Met officer's evidence at Leveson Inquiry 'may prejudice future trials'
Attorney General to look at Sue Akers' testimony about a 'culture of illegal payments' at The Sun
The head of Scotland Yard's investigation into illegal newsgathering may have endangered the chances of convicting journalists, police or other public officials when she gave evidence to the Leveson Inquiry, it emerged last night.
The Attorney General, Dominic Grieve, is to look into whether allegations aired by the Metropolitan Police's Deputy Assistant Commissioner, Sue Akers, could prejudice any future trials. Ms Akers offered testimony to the Leveson Inquiry into media standards and ethics 10 days ago when she claimed that reporters at The Sun newspaper had groomed a "network of corrupted officials" to offer leaks about celebrities and high-profile cases by using a "culture of illegal payments".
She detailed that one public official had received a sum of £80,000 from the newspaper, with some individuals being held on retainers to regularly provide information and others using relatives to receive the money.
This has now led to a complaint to the Attorney General's office which he and his team of lawyers are obliged to investigate.
A spokeswoman for Mr Grieve confirmed last night: "Evidence given during the Leveson Inquiry has been drawn to the attention of the Attorney General's office. The Attorney General will consider the concerns raised."
Evidence given to the inquiry is subject to parliamentary privilege, meaning witnesses are able to give statements safe in the knowledge that they cannot be sued or held in contempt of court for what they say. But while this protects her personally, it does not prevent her comments nevertheless potentially causing problems for future trials.
To date, 11 journalists who are current or former employees of The Sun have been arrested on suspicion of bribing public officials.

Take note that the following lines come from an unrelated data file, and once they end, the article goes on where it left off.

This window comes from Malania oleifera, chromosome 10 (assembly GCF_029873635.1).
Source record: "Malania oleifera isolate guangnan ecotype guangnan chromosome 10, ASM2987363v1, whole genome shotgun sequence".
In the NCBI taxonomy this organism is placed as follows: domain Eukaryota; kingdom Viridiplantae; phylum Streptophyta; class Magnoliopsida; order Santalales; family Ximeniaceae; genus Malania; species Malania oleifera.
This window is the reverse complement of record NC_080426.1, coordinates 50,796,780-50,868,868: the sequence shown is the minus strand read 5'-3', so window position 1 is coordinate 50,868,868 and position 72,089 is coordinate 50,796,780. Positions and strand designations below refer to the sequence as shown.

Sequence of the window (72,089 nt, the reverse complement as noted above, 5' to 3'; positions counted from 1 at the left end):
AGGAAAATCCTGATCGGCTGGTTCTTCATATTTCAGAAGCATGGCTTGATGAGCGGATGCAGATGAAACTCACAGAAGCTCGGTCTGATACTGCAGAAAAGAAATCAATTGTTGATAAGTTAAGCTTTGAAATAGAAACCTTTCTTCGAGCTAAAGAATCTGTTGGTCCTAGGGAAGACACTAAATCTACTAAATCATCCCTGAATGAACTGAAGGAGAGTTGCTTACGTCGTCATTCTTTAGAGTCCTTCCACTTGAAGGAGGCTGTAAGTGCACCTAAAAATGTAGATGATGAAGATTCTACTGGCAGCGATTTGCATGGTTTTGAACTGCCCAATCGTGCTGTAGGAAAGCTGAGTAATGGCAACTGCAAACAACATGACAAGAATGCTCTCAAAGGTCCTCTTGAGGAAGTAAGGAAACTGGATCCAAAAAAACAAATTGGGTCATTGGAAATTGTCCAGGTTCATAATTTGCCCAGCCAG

Concerns were raised when the inquiry was established that it could pose the risk of unfairly influencing the course of future trials. With that in mind, Lord Justice Leveson stated in his opening remarks in July 2011 that he was conscious of this danger and was determined to avoid it.
However, former News International chief executive Rebekah Brooks told the House of Commons culture committee in December that allegations aired about her at the hearings were "bound to prejudice" the police investigation into phone hacking.
The Metropolitan Police declined to comment last night.
Two journalists 'attempted to commit suicide'
Two senior journalists from News International have attempted suicide, it emerged yesterday, as the Operation Weeting phone-hacking inquiry begins a new programme of witness interviews to gather evidence for criminal prosecutions.
Both journalists had recently been arrested and are receiving medical treatment. The development has renewed anger at News International, where there is a belief that reporters are being victimised for a culture encouraged by senior executives.
Leveson Inquiry: Detectives 'spied on police' for newspaper
A private-detective agency that worked for the News of the World was gathering intelligence about the private lives of senior Metropolitan Police officers before the phone-hacking scandal broke, the Leveson Inquiry into press standards heard yesterday.
Robert Jay, QC, counsel for the inquiry, questioned the former Scotland Yard commissioner, Lord Stevens of Kirkwhelpington, and suggested that Southern Investigations was monitoring senior officers in 2004. Lord Stevens said he had not been aware of the agency's operations.
Later in the hearing, the Surrey chief constable Lynne Owens, a former assistant commisisoner at the Met, said the press had felt it "strange" that she refused to meet them for lunch. Ms Owens, who was responsible for security for the Royal Wedding and Barack Obama's visit to London added that she found it "abhorrent" that police officers could leak information about celebrities.
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